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Should Pro MMA Fighters be subject to WADA Protocols?

gonar2011-03-04 15:25:46 +0000 #1
all olympic sports, pro cycling, pro track, etc are subject to the World Anti-Doping Agency substance testing standards and protocols.

while it is a far from perfect system, it provides for truly random in and out of competition testing (as in testers show up while you are out to dinner with your wife and draw blood and take piss in the restaurant bathroom), the labs are internationally certified, the records are meticulous yadda yadda.

it is a system that makes it very hard and prohibitively expensive to cheat (unless you have a multi-million dollar doping budget as several pro cycling teams have had) and is mostly outside the control of the event organizers. it also has a HUGE budget to develop tests to catch the latest greatest drugs.

what do you think, should CSAC and NSAC (since all the other ACs follow their lead) band together and require that all fighters be subject to WADA monitoring for some to be specified period of time prior to their next fight under jursdiction and remain subject for the duration of their careers if they ever want to fight in Cali or nevada again?


BruceLee2011-03-04 15:38:26 +0000 #2
Not gonna happen. You can't even get the NFL to follow WADA.
The_Splatoon2011-03-04 16:07:46 +0000 #3
Quote:

Originally Posted by BruceLee

Not gonna happen. You can't even get the NFL to follow WADA.

Hypothetically yes, but pretty much this.
E51502011-03-04 15:55:31 +0000 #4
No, because I fully support the use of steroids and any other chemicals that fighters can get their hands on to improve their ability to compete.

Their job is to be the best fighter possible, why are we limiting their ability to do that? They are ****ing adults, they should be able to make these choices themselves.
Ash2011-03-04 16:01:00 +0000 #5
Because their decisions to roid directly affects their competition which may be clean. Every legitimate sport has anti-doping policies, and MMA should be no different.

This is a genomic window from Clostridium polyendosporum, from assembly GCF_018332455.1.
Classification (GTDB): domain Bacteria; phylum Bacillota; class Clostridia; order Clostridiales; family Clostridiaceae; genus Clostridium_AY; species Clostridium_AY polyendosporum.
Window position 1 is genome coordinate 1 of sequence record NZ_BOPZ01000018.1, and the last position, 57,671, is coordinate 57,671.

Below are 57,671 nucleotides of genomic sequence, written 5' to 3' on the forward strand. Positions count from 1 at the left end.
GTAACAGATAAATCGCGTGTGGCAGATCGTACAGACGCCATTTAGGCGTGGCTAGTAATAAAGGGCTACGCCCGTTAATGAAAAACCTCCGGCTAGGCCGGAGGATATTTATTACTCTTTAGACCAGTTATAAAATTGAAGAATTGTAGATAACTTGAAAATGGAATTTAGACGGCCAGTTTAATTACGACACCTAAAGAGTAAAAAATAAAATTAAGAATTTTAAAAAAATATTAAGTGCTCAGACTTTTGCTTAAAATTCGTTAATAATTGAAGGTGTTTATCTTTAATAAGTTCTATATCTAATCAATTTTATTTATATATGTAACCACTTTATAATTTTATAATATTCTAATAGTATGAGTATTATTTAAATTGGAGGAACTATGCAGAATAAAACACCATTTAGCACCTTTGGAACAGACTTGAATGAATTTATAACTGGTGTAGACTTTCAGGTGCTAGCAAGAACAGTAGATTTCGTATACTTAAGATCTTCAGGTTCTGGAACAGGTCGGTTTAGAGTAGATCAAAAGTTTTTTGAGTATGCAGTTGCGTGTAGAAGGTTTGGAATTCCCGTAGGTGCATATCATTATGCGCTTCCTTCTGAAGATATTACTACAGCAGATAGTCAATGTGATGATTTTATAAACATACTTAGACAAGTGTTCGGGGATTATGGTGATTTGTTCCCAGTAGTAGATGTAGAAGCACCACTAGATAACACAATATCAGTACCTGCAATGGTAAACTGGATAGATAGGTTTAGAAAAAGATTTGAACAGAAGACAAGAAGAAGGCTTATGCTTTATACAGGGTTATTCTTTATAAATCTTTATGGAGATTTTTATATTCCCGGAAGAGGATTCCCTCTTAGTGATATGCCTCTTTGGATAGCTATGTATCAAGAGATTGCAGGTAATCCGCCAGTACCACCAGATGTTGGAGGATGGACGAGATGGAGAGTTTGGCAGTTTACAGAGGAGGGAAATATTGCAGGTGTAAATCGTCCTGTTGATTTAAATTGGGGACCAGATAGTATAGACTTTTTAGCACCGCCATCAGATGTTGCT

The only circumstance I support such a thing is if you're coming off surgery or a significant injury and can greatly cut your recovery time down. But, that is a real slippery slope, so I'd rather they just be done away with entirely.
LordZardoz2011-03-04 15:42:43 +0000 #6
Should MMA fighters be subject to WADA?

Yes, I think this would be a good thing. I also think it will be the very last step to MMA getting mass market legitimacy. Anti-doping measures only when the general fanbase gives a damn about the integrity of the results, or when the fanbase expects the athletes involved to act as role models for their children. MMA is just not at that point yet.

At the moment, I see the general todo list for legitimizing MMA for any given jurisdiction.

1) Should this sport be legal at all?

2) How should each round be scored?

3) How should the weight classes be handled?

4) Which rules should be in place

5) What kind of PED testing should be in place?

Items 1, 3, and 4 are legality issues. Solving them allows the events to happen. Letting events happen increases revenue, so they are the ones most likely to be worked on.

Items 2 and 3 also impact the credibility of the sport. If skill is comparable, then size and strength matter a great deal in a combat sport. The judging of matches that go to a decision is also something that becomes more important as the skill of those involved gets more competitive.

The legality issues are largely solved. The weight classes are mostly a done deal. There may be some modification at heavyweight as the sport starts to become more attractive to athletically gifted people of that size.

The drug testing is a partly solved issue at least in as far as there a general consensus that the drug testing should exist. But the testing is an expense item. Improving testing costs you money, and the only reason to spend that money is if spending it is less expensive than not spending it.

The major team sports mostly test because of public image concerns; The athletes are expected to be role models to children. There is not WADA level testing in the NFL / NBA / NHL / MLB because being a team sport, absolutely everyone would have to be juicing in order to skew the results. No one cares if a 4th line depth player with only 3 minutes of ice time per game (or the non hockey equivalents of that guy) are on roids.

But in most olympic events, which are not team events, PED's will have a bigger effect on the results. On top of that, you have the international politics that get sucked into this.

For MMA, I think that there will eventually be that level of testing, but we are a very long way from that happening.

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